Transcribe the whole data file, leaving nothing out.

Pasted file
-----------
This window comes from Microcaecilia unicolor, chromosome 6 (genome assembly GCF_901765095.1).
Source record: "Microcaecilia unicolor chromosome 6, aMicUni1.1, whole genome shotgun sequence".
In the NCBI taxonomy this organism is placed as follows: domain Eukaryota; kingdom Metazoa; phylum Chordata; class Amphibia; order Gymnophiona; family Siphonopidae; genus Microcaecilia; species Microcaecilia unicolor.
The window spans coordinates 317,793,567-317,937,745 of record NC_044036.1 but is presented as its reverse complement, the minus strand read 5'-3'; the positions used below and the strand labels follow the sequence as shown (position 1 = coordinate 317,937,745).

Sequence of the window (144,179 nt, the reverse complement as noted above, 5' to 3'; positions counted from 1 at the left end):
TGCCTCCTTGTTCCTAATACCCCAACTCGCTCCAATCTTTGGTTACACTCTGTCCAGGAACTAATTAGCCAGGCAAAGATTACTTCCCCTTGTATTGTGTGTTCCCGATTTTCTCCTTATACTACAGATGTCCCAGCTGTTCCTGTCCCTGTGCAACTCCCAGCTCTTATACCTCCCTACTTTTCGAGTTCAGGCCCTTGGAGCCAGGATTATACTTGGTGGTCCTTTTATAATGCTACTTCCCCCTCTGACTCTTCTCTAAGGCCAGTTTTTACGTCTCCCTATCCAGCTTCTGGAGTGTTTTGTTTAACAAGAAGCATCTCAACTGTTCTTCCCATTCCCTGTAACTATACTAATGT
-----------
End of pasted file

This window comes from Microcaecilia unicolor, chromosome 6 (genome assembly GCF_901765095.1).
Source record: "Microcaecilia unicolor chromosome 6, aMicUni1.1, whole genome shotgun sequence".
In the NCBI taxonomy this organism is placed as follows: domain Eukaryota; kingdom Metazoa; phylum Chordata; class Amphibia; order Gymnophiona; family Siphonopidae; genus Microcaecilia; species Microcaecilia unicolor.
The window spans coordinates 317,793,567-317,937,745 of record NC_044036.1 but is presented as its reverse complement, the minus strand read 5'-3'; the positions used below and the strand labels follow the sequence as shown (position 1 = coordinate 317,937,745).

Sequence of the window (144,179 nt, the reverse complement as noted above, 5' to 3'; positions counted from 1 at the left end):
TGCCTCCTTGTTCCTAATACCCCAACTCGCTCCAATCTTTGGTTACACTCTGTCCAGGAACTAATTAGCCAGGCAAAGATTACTTCCCCTTGTATTGTGTGTTCCCGATTTTCTCCTTATACTACAGATGTCCCAGCTGTTCCTGTCCCTGTGCAACTCCCAGCTCTTATACCTCCCTACTTTTCGAGTTCAGGCCCTTGGAGCCAGGATTATACTTGGTGGTCCTTTTATAATGCTACTTCCCCCTCTGACTCTTCTCTAAGGCCAGTTTTTACGTCTCCCTATCCAGCTTCTGGAGTGTTTTGTTTAACAAGAAGCATCTCAACTGTTCTTCCCATTCCCTGTAACTATACTAATGT